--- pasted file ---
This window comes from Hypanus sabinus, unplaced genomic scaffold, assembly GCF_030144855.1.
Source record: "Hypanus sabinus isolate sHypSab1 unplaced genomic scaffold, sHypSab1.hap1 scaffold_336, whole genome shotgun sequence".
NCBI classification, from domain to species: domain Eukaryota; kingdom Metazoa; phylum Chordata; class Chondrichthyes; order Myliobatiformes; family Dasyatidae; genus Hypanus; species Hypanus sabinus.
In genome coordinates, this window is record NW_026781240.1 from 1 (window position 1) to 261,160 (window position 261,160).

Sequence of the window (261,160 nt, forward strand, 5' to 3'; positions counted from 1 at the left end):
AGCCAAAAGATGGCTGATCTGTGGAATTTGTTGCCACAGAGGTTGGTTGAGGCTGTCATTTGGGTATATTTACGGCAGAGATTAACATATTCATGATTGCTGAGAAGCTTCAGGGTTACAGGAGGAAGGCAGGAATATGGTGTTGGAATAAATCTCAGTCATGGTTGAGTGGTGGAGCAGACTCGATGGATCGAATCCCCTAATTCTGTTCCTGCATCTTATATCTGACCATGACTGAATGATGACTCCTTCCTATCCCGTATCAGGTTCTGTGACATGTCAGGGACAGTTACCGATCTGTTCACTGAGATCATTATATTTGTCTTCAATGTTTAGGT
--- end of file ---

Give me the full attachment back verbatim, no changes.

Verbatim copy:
This window comes from Hypanus sabinus, unplaced genomic scaffold, assembly GCF_030144855.1.
Source record: "Hypanus sabinus isolate sHypSab1 unplaced genomic scaffold, sHypSab1.hap1 scaffold_336, whole genome shotgun sequence".
NCBI classification, from domain to species: domain Eukaryota; kingdom Metazoa; phylum Chordata; class Chondrichthyes; order Myliobatiformes; family Dasyatidae; genus Hypanus; species Hypanus sabinus.
In genome coordinates, this window is record NW_026781240.1 from 1 (window position 1) to 261,160 (window position 261,160).

Sequence of the window (261,160 nt, forward strand, 5' to 3'; positions counted from 1 at the left end):
AGCCAAAAGATGGCTGATCTGTGGAATTTGTTGCCACAGAGGTTGGTTGAGGCTGTCATTTGGGTATATTTACGGCAGAGATTAACATATTCATGATTGCTGAGAAGCTTCAGGGTTACAGGAGGAAGGCAGGAATATGGTGTTGGAATAAATCTCAGTCATGGTTGAGTGGTGGAGCAGACTCGATGGATCGAATCCCCTAATTCTGTTCCTGCATCTTATATCTGACCATGACTGAATGATGACTCCTTCCTATCCCGTATCAGGTTCTGTGACATGTCAGGGACAGTTACCGATCTGTTCACTGAGATCATTATATTTGTCTTCAATGTTTAGGT